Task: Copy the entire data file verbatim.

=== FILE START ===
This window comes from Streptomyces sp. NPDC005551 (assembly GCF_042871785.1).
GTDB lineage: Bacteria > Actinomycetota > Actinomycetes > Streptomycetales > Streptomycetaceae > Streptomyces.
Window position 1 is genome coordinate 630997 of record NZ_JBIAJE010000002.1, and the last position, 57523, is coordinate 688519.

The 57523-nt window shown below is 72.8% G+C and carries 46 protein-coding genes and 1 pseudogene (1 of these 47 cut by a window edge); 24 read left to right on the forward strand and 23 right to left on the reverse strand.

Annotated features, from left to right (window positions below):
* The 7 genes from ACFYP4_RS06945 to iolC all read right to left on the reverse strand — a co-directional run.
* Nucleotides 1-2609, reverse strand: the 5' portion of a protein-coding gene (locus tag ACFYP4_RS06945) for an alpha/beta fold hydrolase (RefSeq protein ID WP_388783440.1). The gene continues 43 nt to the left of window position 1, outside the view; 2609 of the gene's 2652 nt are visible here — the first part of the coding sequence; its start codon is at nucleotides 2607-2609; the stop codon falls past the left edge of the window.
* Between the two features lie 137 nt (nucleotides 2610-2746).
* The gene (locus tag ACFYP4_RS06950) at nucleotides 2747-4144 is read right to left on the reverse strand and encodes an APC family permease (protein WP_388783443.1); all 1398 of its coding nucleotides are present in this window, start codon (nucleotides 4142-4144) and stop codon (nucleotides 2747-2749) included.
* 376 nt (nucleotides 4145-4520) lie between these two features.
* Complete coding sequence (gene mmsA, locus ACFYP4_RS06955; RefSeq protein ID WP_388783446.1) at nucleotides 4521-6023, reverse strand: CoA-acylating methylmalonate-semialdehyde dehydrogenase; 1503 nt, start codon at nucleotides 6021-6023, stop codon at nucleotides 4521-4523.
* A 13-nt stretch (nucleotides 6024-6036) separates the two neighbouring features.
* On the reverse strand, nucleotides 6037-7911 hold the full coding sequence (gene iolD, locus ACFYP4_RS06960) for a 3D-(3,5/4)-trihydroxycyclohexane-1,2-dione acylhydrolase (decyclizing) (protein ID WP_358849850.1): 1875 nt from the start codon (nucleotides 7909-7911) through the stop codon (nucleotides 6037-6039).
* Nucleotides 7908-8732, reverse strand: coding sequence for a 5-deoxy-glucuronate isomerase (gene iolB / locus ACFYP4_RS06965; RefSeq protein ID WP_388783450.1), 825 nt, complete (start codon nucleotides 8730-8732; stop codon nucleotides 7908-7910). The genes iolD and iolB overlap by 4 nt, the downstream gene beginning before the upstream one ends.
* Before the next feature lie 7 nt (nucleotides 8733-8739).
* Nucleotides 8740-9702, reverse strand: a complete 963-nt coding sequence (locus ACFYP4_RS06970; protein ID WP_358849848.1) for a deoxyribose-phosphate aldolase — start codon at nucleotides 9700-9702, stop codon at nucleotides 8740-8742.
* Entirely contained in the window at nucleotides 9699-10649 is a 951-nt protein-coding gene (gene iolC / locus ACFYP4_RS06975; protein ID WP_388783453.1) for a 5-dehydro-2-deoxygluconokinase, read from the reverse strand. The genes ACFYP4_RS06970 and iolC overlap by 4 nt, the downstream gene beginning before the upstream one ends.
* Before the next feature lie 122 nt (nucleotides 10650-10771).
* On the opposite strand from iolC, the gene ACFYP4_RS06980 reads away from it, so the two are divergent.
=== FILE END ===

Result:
This window comes from Streptomyces sp. NPDC005551 (assembly GCF_042871785.1).
GTDB lineage: Bacteria > Actinomycetota > Actinomycetes > Streptomycetales > Streptomycetaceae > Streptomyces.
Window position 1 is genome coordinate 630997 of record NZ_JBIAJE010000002.1, and the last position, 57523, is coordinate 688519.

The 57523-nt window shown below is 72.8% G+C and carries 46 protein-coding genes and 1 pseudogene (1 of these 47 cut by a window edge); 24 read left to right on the forward strand and 23 right to left on the reverse strand.

Annotated features, from left to right (window positions below):
* The 7 genes from ACFYP4_RS06945 to iolC all read right to left on the reverse strand — a co-directional run.
* Nucleotides 1-2609, reverse strand: the 5' portion of a protein-coding gene (locus tag ACFYP4_RS06945) for an alpha/beta fold hydrolase (RefSeq protein ID WP_388783440.1). The gene continues 43 nt to the left of window position 1, outside the view; 2609 of the gene's 2652 nt are visible here — the first part of the coding sequence; its start codon is at nucleotides 2607-2609; the stop codon falls past the left edge of the window.
* Between the two features lie 137 nt (nucleotides 2610-2746).
* The gene (locus tag ACFYP4_RS06950) at nucleotides 2747-4144 is read right to left on the reverse strand and encodes an APC family permease (protein WP_388783443.1); all 1398 of its coding nucleotides are present in this window, start codon (nucleotides 4142-4144) and stop codon (nucleotides 2747-2749) included.
* 376 nt (nucleotides 4145-4520) lie between these two features.
* Complete coding sequence (gene mmsA, locus ACFYP4_RS06955; RefSeq protein ID WP_388783446.1) at nucleotides 4521-6023, reverse strand: CoA-acylating methylmalonate-semialdehyde dehydrogenase; 1503 nt, start codon at nucleotides 6021-6023, stop codon at nucleotides 4521-4523.
* A 13-nt stretch (nucleotides 6024-6036) separates the two neighbouring features.
* On the reverse strand, nucleotides 6037-7911 hold the full coding sequence (gene iolD, locus ACFYP4_RS06960) for a 3D-(3,5/4)-trihydroxycyclohexane-1,2-dione acylhydrolase (decyclizing) (protein ID WP_358849850.1): 1875 nt from the start codon (nucleotides 7909-7911) through the stop codon (nucleotides 6037-6039).
* Nucleotides 7908-8732, reverse strand: coding sequence for a 5-deoxy-glucuronate isomerase (gene iolB / locus ACFYP4_RS06965; RefSeq protein ID WP_388783450.1), 825 nt, complete (start codon nucleotides 8730-8732; stop codon nucleotides 7908-7910). The genes iolD and iolB overlap by 4 nt, the downstream gene beginning before the upstream one ends.
* Before the next feature lie 7 nt (nucleotides 8733-8739).
* Nucleotides 8740-9702, reverse strand: a complete 963-nt coding sequence (locus ACFYP4_RS06970; protein ID WP_358849848.1) for a deoxyribose-phosphate aldolase — start codon at nucleotides 9700-9702, stop codon at nucleotides 8740-8742.
* Entirely contained in the window at nucleotides 9699-10649 is a 951-nt protein-coding gene (gene iolC / locus ACFYP4_RS06975; protein ID WP_388783453.1) for a 5-dehydro-2-deoxygluconokinase, read from the reverse strand. The genes ACFYP4_RS06970 and iolC overlap by 4 nt, the downstream gene beginning before the upstream one ends.
* Before the next feature lie 122 nt (nucleotides 10650-10771).
* On the opposite strand from iolC, the gene ACFYP4_RS06980 reads away from it, so the two are divergent.